Lake, in her late Tuesday speech in Scottsdale, invoked past election patterns alleging something was amiss and voters "deserve to know on election night" who wins. She called the delayed results "groundhog day" for 2020, despite election officials' repeated projections that counting in the battleground state could take days.

On Wednesday evening, after largely spending the day out of the public eye, she told Fox News host Tucker Carlson she would get rid of the voting machines that caused issues on Tuesday.

Maricopa County officials said about 30% of over 220 polling sites had issues with the vote counting machines, leading to about 17,000 ballots that have yet to be counted. Arizonans do not vote on the machines — the state uses only paper ballots.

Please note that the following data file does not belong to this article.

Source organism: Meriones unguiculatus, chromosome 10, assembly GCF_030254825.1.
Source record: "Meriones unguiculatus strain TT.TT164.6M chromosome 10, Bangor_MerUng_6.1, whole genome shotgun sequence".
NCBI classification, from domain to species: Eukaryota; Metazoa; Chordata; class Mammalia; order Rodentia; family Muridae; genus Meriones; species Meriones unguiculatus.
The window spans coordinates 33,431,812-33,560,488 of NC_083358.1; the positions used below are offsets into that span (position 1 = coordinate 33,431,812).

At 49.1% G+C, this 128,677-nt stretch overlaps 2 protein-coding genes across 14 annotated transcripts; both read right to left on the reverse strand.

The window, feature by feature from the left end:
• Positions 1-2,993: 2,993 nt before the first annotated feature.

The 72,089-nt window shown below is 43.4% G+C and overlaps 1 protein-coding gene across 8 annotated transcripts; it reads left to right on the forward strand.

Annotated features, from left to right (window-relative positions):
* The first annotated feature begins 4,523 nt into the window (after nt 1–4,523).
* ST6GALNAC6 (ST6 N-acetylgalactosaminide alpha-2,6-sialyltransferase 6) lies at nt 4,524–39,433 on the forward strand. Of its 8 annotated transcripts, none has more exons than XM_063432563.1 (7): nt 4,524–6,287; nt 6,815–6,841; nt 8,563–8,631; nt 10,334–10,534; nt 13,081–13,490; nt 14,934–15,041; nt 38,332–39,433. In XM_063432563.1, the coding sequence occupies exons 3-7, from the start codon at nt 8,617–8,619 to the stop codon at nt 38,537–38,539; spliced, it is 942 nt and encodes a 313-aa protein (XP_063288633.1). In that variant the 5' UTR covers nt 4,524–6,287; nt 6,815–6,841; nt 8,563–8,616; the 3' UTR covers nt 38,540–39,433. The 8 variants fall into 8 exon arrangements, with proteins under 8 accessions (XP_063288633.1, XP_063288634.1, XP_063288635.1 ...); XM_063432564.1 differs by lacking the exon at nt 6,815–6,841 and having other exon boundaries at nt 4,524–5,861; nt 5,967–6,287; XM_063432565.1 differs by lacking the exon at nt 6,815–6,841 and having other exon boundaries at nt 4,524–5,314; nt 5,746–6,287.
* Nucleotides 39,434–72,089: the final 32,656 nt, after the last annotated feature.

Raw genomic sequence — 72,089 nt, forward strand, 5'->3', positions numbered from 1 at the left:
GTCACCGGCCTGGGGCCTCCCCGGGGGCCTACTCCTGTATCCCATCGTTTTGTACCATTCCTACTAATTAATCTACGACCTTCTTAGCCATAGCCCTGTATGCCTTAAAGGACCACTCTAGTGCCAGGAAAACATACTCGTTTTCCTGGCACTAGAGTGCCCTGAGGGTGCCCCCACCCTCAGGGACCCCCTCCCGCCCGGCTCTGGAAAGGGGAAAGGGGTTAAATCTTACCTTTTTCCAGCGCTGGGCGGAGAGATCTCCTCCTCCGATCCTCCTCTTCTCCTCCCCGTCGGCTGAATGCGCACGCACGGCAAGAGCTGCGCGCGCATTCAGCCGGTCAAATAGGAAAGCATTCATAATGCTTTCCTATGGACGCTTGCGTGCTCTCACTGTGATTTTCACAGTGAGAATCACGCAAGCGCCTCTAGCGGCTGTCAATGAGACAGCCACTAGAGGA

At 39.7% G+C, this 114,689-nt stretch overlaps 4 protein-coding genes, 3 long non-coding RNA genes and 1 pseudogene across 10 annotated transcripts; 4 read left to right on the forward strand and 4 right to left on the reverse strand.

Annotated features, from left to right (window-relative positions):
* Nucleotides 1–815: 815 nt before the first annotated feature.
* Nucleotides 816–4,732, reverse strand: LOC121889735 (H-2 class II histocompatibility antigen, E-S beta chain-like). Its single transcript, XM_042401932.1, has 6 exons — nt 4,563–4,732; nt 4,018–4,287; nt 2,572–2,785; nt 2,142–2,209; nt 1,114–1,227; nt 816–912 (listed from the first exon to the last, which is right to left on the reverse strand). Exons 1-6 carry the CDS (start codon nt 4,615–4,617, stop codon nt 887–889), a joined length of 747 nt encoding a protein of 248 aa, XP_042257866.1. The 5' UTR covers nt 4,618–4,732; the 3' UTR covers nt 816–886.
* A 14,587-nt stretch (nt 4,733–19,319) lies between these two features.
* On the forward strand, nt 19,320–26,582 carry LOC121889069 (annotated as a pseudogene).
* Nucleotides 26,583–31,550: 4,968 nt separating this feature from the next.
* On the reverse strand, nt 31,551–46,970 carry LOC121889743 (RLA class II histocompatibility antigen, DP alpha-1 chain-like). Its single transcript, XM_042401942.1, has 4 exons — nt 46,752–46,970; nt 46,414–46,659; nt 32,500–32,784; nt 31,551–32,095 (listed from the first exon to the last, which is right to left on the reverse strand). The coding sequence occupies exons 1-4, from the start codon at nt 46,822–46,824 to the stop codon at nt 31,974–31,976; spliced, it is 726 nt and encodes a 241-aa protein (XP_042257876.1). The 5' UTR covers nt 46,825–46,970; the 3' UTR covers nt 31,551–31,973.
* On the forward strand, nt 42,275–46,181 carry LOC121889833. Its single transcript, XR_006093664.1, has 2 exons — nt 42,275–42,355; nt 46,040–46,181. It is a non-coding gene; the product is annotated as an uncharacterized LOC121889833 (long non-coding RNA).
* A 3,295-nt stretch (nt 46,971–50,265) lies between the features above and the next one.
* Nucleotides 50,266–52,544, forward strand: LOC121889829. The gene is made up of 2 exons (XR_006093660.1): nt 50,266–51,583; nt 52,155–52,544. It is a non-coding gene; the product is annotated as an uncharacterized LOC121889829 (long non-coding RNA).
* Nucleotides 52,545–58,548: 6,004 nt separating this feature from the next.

“When I win, and trust me we will win this, this is going to be top of my agenda,” Lake told Carlson.

Lake said, if elected, she would call lawmakers into a “special session to change our elections so that they are fair, honest and transparent and we get rid of those machines that are not reliable.”

That would come with challenges in terms of staffing and resources to hand count millions of ballots — and also accuracy. The Bipartisan Policy Center in Washington, D.C., noted in a report last spring that people are inferior to machines “at completing rote, repetitive tasks.”

Reach reporter Stacey Barchenger at stacey.barchenger@arizonarepublic.com or 480-416-5669. Follow her on Twitter @sbarchenger.

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This article originally appeared on Arizona Republic: Arizona governor results: Katie Hobbs keeps lead over Kari Lake